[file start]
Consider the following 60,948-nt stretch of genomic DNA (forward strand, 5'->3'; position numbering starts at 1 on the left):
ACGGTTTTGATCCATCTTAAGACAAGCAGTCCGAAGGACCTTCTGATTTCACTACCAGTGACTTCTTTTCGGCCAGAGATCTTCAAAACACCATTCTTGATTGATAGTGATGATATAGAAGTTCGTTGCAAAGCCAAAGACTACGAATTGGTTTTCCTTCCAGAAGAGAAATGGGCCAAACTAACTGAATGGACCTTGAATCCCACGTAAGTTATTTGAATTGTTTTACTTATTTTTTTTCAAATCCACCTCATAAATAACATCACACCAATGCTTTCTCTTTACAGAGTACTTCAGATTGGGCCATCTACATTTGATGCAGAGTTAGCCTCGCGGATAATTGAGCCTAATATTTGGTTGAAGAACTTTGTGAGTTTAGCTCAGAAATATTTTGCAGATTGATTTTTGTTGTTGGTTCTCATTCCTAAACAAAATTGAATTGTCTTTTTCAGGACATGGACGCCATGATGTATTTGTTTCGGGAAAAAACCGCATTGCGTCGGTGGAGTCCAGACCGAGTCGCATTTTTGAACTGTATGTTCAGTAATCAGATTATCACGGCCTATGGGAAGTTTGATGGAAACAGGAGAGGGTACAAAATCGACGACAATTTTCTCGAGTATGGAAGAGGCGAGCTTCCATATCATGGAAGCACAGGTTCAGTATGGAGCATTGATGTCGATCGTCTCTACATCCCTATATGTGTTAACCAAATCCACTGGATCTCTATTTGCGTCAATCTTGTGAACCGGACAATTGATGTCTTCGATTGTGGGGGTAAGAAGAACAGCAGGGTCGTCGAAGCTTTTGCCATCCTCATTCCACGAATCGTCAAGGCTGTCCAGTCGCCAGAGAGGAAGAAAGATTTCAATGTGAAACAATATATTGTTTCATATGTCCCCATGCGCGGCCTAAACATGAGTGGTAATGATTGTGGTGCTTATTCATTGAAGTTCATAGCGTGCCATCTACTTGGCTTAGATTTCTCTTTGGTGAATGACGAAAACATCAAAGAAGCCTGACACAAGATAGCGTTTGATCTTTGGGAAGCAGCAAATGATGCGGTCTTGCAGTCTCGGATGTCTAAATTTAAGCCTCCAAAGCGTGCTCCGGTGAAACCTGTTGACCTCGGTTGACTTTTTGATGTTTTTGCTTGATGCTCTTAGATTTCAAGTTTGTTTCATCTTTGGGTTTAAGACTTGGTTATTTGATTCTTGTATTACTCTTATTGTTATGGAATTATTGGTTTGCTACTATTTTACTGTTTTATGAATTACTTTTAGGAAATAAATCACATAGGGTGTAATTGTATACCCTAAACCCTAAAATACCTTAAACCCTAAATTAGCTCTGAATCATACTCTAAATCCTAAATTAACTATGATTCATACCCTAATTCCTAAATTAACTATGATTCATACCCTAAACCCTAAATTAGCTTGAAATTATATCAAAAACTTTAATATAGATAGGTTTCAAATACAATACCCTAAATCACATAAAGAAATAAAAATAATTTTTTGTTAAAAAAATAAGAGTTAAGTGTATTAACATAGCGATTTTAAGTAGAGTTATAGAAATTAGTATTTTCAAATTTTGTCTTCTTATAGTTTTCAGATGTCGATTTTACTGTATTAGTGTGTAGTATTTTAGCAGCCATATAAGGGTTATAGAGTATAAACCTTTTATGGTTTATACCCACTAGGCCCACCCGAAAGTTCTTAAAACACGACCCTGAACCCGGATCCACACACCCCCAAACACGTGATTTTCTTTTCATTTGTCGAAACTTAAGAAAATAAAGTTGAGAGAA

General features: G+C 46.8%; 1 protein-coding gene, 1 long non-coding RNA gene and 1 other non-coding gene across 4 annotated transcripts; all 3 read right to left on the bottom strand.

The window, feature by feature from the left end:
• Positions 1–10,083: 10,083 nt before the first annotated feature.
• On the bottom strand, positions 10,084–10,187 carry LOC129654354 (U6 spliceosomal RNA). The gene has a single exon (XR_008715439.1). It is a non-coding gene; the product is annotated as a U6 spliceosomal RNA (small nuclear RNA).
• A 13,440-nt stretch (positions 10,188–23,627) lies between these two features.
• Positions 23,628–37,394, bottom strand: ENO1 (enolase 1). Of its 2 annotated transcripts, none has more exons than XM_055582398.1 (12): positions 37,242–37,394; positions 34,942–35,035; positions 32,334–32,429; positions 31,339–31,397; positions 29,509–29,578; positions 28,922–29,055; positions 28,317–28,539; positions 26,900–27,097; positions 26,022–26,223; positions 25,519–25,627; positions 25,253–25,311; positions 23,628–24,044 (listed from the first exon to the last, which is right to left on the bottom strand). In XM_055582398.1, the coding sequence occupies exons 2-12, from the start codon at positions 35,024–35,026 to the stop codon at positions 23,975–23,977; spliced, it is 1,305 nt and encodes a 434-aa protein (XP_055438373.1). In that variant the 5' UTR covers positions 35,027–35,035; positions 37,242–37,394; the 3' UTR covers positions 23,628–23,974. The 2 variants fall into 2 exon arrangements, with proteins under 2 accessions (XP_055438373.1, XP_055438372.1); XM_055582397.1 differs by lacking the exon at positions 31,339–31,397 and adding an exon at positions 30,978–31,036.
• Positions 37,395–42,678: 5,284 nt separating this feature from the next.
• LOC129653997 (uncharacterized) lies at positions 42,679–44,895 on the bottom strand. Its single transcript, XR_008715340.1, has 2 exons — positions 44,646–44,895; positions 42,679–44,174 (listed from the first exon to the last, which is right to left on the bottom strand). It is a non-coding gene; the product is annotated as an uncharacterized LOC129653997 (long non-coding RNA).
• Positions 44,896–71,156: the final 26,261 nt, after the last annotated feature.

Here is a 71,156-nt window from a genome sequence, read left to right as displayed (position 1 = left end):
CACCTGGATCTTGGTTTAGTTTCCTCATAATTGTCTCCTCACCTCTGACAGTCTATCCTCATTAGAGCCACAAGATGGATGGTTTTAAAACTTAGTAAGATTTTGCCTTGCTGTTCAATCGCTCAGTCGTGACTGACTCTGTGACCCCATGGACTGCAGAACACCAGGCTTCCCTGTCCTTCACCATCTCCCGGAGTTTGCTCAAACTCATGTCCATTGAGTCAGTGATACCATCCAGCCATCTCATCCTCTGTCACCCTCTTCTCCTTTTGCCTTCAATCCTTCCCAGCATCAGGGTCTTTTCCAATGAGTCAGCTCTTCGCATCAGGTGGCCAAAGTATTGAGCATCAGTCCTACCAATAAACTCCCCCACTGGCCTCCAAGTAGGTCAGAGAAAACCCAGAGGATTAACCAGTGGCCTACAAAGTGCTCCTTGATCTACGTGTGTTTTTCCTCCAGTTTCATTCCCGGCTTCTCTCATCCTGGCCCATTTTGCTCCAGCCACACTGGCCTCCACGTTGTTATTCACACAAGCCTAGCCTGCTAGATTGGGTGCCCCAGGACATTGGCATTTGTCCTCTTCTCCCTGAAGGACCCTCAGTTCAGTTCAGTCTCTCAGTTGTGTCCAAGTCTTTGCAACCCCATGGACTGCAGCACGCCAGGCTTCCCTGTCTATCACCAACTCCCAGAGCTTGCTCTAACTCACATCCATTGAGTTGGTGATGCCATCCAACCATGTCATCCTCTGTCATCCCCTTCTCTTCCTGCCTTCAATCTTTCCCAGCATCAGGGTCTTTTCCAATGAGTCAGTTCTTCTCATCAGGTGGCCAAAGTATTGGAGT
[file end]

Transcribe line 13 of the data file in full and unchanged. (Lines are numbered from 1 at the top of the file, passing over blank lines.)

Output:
CACCTGGATCTTGGTTTAGTTTCCTCATAATTGTCTCCTCACCTCTGACAGTCTATCCTCATTAGAGCCACAAGATGGATGGTTTTAAAACTTAGTAAGATTTTGCCTTGCTGTTCAATCGCTCAGTCGTGACTGACTCTGTGACCCCATGGACTGCAGAACACCAGGCTTCCCTGTCCTTCACCATCTCCCGGAGTTTGCTCAAACTCATGTCCATTGAGTCAGTGATACCATCCAGCCATCTCATCCTCTGTCACCCTCTTCTCCTTTTGCCTTCAATCCTTCCCAGCATCAGGGTCTTTTCCAATGAGTCAGCTCTTCGCATCAGGTGGCCAAAGTATTGAGCATCAGTCCTACCAATAAACTCCCCCACTGGCCTCCAAGTAGGTCAGAGAAAACCCAGAGGATTAACCAGTGGCCTACAAAGTGCTCCTTGATCTACGTGTGTTTTTCCTCCAGTTTCATTCCCGGCTTCTCTCATCCTGGCCCATTTTGCTCCAGCCACACTGGCCTCCACGTTGTTATTCACACAAGCCTAGCCTGCTAGATTGGGTGCCCCAGGACATTGGCATTTGTCCTCTTCTCCCTGAAGGACCCTCAGTTCAGTTCAGTCTCTCAGTTGTGTCCAAGTCTTTGCAACCCCATGGACTGCAGCACGCCAGGCTTCCCTGTCTATCACCAACTCCCAGAGCTTGCTCTAACTCACATCCATTGAGTTGGTGATGCCATCCAACCATGTCATCCTCTGTCATCCCCTTCTCTTCCTGCCTTCAATCTTTCCCAGCATCAGGGTCTTTTCCAATGAGTCAGTTCTTCTCATCAGGTGGCCAAAGTATTGGAGT